Crash Causation Study is a fool’s errand

January 15, 2020

Jami Jones


If you heard an apocalyptic boom emanating out of Grain Valley, Mo., on Tuesday, it was likely the head of OOIDA’s Foundation manager exploding.

Let me back up. The Federal Motor Carrier Safety Administration announced it was seeking permission to do another Crash Causation Study.

Those of us who are relatively new to trucking or those with short memories might be excited at the prospect of truckers being exonerated from the stigma of being the deadly dangers on the road.

To that I say, not so fast. If history repeats itself, as it commonly does, it will be wildly disappointing.

Back in 2006 the agency dropped its Crash Causation Study on a very eager trucking industry. Those of us around at the time were hopeful that some vindication would be served up. We were hoping for another in-depth study that proved what others had in the past: truckers are not the cause of the crash in the vast majority of truck-involved crashes.

The so-called Crash Causation Study did none of that.

Here’s why: it wasn’t a study about the causes of crashes. That’s right, it did NOT study the causes of crashes.

When all was said and done, the study was conducted in a way that relies on a statistical definition of “causation,” which defines “cause” in terms of relative risk.

The study, rather than reporting who was at fault and why, was actually a collision-avoidance or crash-prevention study focused on pre-collision events rather than the consequences.

“Its purpose is to increase knowledge of the factors associated with large truck crashes,” the executive summary concluded. “With greater understanding of the events and conditions that lead to crashes, the objective is to develop strategies to decrease their frequency.”

That purpose and the intention of the study have escaped many who began citing statistics – erroneously – from the study almost immediately following its release.

That’s not too hard to understand when you look at an example cited throughout the methodology summary:

“A truck turns across the path of an oncoming car at an intersection. The critical event is the truck’s turn across the path of the other vehicle. The truck had the turn arrow, observed the oncoming vehicle, and assumed that the oncoming vehicle would stop, which proved to be incorrect. (Right-of-way, which is captured separately, does not necessarily determine the critical event, because the collision may still be avoidable.) The critical reason is ‘false assumption of other road user’s actions.’”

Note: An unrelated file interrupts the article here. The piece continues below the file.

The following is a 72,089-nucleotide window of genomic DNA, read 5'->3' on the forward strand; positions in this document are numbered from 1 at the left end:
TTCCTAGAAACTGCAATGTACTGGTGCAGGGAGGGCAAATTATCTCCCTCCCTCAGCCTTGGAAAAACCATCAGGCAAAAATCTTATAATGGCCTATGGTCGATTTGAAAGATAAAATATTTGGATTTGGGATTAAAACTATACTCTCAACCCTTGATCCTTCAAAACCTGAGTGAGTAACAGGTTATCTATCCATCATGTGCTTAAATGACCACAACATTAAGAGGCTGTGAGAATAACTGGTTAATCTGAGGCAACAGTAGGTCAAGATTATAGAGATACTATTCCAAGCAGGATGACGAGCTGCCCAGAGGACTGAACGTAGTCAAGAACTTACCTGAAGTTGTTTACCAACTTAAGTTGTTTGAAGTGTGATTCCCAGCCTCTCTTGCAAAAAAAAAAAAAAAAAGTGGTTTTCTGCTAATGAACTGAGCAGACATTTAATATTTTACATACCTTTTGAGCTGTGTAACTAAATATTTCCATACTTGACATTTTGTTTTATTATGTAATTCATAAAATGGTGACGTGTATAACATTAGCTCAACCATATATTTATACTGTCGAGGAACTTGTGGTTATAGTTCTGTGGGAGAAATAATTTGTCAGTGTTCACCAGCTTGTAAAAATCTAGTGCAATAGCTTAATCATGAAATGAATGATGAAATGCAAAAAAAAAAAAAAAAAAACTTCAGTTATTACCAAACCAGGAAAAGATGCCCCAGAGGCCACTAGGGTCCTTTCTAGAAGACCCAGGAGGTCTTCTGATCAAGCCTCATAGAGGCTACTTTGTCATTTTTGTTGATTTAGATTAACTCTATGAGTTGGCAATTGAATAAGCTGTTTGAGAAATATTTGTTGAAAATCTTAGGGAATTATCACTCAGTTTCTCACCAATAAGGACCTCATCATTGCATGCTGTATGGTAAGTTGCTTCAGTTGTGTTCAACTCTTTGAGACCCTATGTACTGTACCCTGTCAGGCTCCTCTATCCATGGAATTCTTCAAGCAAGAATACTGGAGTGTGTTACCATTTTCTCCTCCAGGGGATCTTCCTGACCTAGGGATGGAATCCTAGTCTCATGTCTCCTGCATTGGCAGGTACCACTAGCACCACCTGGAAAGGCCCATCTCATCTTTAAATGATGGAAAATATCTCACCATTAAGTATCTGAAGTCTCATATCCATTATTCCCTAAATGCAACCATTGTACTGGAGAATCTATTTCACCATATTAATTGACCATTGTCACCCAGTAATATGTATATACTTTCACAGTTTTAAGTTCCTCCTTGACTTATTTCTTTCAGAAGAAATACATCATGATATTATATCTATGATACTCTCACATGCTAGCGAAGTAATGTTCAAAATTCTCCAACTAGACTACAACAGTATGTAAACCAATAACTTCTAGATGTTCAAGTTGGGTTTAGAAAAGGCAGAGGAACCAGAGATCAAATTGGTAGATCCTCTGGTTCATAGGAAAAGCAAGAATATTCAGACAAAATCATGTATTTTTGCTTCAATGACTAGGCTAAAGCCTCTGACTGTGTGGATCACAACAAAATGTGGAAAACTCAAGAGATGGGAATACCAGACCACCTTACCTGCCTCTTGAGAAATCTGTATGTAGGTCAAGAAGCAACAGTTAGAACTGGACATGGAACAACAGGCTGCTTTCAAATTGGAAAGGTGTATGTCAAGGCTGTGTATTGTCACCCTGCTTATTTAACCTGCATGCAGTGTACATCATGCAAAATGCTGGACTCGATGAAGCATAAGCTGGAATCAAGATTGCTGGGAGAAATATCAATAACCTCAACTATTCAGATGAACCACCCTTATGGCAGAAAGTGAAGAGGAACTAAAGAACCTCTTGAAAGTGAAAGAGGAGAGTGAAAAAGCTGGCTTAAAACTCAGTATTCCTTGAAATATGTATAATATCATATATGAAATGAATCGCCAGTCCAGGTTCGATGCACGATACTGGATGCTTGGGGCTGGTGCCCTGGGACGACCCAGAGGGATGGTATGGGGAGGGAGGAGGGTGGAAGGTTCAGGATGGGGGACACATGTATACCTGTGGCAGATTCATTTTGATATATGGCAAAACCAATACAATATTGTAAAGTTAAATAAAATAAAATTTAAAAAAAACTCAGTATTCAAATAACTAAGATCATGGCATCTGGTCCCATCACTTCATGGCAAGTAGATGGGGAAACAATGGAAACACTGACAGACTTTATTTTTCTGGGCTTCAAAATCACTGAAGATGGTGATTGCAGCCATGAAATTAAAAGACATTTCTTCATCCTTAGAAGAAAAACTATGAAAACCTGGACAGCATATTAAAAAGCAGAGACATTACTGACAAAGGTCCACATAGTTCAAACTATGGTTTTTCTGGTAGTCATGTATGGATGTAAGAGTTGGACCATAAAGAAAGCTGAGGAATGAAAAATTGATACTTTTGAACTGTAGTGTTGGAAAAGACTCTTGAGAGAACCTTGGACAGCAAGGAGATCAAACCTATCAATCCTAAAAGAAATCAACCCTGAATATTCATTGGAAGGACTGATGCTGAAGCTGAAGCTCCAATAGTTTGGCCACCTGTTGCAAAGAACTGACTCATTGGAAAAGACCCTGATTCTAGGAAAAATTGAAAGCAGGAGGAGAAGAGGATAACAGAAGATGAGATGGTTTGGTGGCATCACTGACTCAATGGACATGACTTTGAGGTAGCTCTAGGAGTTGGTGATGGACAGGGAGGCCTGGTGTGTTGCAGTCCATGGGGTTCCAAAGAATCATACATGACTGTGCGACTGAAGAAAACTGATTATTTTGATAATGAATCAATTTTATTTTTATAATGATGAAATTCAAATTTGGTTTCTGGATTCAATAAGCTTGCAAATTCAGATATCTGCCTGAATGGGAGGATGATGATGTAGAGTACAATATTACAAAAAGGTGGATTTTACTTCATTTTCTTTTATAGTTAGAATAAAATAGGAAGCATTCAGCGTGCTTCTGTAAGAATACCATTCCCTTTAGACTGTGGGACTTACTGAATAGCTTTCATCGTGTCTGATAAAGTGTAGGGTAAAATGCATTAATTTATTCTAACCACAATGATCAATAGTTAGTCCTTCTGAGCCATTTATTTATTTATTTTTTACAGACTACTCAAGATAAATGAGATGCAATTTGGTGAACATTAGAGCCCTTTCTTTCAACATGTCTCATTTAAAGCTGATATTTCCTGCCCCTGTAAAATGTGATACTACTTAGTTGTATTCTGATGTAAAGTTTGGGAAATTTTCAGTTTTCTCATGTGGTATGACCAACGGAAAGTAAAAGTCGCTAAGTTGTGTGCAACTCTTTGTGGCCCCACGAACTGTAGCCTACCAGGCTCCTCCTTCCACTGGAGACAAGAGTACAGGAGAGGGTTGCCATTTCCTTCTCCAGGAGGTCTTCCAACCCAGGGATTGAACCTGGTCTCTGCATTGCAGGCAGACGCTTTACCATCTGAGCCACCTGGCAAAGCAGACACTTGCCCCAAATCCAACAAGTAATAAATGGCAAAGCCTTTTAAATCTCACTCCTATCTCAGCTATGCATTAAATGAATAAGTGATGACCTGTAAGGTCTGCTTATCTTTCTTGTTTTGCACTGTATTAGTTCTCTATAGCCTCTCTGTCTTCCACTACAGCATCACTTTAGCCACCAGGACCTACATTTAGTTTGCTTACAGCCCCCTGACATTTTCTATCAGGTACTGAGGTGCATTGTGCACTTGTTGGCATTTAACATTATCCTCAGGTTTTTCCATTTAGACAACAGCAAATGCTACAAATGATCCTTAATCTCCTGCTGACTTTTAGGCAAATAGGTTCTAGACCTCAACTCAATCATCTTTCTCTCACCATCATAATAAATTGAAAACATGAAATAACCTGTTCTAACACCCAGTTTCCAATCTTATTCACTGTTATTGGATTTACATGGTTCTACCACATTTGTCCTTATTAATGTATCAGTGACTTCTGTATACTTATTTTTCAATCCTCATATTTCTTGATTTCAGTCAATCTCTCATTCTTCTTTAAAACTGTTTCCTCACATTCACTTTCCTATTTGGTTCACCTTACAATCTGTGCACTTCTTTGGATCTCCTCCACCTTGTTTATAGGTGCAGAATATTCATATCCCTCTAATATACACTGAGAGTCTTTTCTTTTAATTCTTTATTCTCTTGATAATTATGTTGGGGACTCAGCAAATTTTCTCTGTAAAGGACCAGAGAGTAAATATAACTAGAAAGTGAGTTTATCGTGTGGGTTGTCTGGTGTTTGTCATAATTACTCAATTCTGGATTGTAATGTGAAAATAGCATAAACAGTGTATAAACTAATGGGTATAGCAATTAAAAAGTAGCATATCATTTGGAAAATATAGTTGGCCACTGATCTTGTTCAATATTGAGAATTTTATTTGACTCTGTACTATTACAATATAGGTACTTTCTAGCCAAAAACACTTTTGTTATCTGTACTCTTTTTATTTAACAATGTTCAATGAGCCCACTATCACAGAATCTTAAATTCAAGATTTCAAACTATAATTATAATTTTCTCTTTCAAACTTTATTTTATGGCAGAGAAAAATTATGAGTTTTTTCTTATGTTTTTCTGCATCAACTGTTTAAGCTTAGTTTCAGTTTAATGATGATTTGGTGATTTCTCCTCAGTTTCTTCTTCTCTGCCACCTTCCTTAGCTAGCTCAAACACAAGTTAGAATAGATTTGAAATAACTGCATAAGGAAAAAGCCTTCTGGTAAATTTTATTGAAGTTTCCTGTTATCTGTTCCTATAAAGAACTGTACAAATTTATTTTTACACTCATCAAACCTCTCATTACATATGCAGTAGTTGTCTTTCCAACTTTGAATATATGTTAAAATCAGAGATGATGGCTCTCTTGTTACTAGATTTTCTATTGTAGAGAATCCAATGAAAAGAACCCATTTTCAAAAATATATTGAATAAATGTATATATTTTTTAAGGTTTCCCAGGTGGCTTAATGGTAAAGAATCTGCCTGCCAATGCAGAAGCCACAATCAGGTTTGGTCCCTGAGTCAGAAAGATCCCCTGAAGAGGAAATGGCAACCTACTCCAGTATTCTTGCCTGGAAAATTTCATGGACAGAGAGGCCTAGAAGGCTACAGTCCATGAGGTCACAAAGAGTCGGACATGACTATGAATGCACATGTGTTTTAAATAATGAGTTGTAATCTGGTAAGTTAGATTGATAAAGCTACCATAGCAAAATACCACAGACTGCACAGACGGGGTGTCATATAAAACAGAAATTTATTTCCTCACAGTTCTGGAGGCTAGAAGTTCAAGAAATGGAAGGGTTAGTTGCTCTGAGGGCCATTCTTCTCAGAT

Huh? The car ran the red light, so it is the cause of the crash. Why is the trucker being hit with statistical labels of “critical event” and “critical reason?”

This thing got so out there that the running joke was that if a driver was breathing at the time of a crash, breathing was the cause of the crash. Because after all if the driver hadn’t been alive he or she wouldn’t have been driving to get in the crash.

I won’t get deep into the crash causation terminology weeds here. Suffice it to say the study caused a proverbial mess. It was a nightmare for years, one some of us still have from time to time.

And, here we go again.

One could hope that they would do it differently. But, the problem is any sort of study really is just a fool’s errand.

It’s virtually impossible to study crash causation on the national level that delves down to a conclusion of what or who is causing crashes and why. Each state, each jurisdiction has different ways of reporting crashes. Even if a citation is noted on the incident report, that may or may not mean the individual was at fault or caused the crash.

Muddy the waters even further and look at the way insurance companies assess fault. They love percentages of fault. Client A was 49% at fault, and Client B was 51%. How does one account for that in a study environment.

Any studies into causes of crashes or fault would have to be in a tightly controlled environment at a jurisdiction molecular level. Even then that data could not have been extrapolated to national level because of things like weather and terrain.

The only thing that came out of the last so-called study is that driving behavior was the problem. That hasn’t changed, and no foolhardy attempt to define the undefinable is going to find out anything different.

So rather than get all crazy studying what little we did learn from the last attempt, why don’t we get back to the business of addressing driver behavior and quit putting driver training requirements on ice.


Jami Jones has been in journalism since 1991 – focused on the trucking industry since 2000. Whether judging Shell SuperRigs or writing hard-hitting analyses, she covers trucking from lug nuts to legislation – always with the trucker in mind.